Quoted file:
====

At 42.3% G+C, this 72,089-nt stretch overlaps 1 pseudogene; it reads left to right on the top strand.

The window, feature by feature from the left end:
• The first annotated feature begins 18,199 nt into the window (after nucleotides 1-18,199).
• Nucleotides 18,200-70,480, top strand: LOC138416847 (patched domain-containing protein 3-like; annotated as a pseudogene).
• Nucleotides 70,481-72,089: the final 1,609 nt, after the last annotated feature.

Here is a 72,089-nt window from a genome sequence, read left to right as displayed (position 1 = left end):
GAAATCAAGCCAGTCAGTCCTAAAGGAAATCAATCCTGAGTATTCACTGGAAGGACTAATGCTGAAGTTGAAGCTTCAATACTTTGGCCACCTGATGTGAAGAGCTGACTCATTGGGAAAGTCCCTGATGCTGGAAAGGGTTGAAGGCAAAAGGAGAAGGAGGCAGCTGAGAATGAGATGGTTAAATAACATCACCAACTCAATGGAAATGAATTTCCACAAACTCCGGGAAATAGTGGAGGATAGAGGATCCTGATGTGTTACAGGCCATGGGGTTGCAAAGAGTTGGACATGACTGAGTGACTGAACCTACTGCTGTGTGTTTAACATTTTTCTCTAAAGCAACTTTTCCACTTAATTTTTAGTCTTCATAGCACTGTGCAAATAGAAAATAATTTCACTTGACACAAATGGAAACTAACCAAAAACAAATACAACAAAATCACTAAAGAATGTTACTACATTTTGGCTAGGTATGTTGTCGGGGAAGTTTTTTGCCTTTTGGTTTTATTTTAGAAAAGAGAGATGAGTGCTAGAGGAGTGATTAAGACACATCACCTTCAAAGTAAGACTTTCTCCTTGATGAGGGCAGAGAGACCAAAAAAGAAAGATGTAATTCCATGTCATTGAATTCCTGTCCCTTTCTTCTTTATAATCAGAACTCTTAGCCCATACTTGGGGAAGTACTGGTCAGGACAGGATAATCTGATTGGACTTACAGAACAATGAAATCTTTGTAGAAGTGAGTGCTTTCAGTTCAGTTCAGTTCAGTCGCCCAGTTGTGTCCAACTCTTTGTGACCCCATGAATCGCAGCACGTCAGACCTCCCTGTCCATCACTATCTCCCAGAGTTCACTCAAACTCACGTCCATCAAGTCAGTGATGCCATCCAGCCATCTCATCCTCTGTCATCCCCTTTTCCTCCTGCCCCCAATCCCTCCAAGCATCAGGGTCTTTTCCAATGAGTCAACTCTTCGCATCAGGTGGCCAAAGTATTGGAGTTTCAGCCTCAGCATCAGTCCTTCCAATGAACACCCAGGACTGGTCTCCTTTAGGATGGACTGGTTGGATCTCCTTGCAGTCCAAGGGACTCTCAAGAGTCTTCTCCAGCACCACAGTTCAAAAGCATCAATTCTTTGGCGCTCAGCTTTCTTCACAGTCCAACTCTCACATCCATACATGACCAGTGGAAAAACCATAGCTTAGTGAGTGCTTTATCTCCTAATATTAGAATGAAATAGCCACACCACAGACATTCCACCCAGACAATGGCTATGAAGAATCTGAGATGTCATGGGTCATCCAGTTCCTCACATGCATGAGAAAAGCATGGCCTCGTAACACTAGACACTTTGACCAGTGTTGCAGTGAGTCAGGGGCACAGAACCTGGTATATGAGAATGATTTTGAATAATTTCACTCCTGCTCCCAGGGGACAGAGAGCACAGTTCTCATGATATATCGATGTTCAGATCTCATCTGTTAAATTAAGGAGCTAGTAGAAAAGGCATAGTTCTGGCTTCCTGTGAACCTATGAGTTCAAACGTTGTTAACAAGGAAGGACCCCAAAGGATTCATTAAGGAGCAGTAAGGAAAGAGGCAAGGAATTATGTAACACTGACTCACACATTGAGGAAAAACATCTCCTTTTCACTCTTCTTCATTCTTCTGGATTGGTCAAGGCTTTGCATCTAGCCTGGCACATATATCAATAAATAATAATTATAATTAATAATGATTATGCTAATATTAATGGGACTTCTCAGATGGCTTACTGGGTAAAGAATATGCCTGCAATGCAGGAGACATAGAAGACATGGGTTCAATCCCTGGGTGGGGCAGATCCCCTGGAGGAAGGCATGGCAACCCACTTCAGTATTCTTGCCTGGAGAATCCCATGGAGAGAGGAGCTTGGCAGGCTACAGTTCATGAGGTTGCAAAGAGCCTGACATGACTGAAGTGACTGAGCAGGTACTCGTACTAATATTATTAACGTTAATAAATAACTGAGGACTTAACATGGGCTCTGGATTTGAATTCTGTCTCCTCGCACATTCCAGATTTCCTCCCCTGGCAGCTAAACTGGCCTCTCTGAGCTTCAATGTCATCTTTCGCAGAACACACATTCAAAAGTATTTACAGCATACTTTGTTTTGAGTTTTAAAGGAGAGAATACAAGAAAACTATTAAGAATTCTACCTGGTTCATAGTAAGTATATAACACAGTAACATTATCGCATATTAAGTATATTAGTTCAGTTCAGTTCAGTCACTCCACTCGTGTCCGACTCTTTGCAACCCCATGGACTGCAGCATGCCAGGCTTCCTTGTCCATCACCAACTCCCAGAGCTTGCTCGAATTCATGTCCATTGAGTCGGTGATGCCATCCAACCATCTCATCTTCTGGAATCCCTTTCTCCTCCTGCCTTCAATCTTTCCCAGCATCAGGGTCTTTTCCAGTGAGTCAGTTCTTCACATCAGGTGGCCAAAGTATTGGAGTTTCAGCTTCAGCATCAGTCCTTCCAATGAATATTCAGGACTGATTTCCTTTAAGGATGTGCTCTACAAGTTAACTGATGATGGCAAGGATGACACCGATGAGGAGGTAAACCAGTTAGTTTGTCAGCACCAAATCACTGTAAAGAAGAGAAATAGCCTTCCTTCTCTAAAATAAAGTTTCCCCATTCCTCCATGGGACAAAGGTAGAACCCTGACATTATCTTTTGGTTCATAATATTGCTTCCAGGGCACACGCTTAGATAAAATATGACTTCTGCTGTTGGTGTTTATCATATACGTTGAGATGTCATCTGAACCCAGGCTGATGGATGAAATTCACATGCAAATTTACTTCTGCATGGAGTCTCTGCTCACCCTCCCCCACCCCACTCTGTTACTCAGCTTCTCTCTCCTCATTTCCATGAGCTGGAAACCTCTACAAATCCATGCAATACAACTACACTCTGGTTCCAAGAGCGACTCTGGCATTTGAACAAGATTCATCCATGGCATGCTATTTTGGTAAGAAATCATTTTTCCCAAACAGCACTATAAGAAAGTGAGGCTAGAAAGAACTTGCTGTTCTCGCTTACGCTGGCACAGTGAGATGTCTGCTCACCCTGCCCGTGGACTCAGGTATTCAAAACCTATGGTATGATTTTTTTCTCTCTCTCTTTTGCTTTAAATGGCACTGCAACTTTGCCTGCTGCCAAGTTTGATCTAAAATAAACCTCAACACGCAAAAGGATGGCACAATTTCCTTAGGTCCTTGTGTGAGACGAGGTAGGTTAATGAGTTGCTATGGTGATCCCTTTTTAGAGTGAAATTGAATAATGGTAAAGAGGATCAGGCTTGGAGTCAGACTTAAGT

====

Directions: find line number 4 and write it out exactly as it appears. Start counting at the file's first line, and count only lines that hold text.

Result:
• Nucleotides 18,200-70,480, top strand: LOC138416847 (patched domain-containing protein 3-like; annotated as a pseudogene).